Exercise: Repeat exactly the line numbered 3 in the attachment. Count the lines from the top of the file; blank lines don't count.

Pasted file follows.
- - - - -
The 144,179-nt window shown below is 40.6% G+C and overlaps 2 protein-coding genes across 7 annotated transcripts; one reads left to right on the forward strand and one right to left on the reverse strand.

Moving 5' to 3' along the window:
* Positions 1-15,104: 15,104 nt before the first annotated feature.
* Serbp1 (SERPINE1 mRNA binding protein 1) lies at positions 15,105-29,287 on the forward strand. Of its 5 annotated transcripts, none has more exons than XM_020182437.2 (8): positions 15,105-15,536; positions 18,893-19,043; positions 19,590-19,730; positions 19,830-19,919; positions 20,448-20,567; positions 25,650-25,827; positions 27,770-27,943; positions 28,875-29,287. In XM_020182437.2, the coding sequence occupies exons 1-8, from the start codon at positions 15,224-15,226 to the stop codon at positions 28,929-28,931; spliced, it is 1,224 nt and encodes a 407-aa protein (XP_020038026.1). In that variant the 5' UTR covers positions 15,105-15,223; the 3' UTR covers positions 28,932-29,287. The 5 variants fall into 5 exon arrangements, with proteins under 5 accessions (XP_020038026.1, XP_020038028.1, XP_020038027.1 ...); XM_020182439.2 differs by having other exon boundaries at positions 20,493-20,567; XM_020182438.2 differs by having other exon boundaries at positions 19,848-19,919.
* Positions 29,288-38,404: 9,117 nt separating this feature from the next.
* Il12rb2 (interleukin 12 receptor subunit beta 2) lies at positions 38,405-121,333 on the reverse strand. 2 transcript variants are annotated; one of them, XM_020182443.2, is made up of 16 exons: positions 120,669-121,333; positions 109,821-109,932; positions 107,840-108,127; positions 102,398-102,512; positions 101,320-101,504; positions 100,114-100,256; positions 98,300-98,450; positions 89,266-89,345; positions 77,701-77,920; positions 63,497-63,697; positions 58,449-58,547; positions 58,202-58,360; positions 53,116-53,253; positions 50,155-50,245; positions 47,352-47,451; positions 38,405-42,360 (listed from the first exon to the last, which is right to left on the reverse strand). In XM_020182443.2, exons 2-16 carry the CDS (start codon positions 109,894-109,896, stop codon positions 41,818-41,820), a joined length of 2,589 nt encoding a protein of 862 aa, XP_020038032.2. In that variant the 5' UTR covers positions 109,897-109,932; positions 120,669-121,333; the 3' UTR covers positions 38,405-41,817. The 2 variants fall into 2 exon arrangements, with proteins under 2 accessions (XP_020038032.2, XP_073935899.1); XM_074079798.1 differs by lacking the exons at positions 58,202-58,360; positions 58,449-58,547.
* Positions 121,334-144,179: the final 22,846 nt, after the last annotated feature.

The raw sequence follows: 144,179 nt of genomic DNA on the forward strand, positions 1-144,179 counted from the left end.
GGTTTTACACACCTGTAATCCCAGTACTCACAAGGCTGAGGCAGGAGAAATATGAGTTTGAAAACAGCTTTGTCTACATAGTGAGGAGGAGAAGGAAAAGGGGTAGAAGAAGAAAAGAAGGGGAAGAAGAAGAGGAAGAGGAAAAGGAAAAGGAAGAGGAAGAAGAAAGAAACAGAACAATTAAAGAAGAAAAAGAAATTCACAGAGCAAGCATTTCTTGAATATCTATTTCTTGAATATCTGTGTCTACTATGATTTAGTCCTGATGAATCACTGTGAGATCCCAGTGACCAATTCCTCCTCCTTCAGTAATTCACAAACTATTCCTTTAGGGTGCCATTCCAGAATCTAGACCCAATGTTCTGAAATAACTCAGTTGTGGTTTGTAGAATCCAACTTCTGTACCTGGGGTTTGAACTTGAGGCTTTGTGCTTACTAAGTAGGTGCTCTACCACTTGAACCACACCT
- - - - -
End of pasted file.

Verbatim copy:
* Positions 1-15,104: 15,104 nt before the first annotated feature.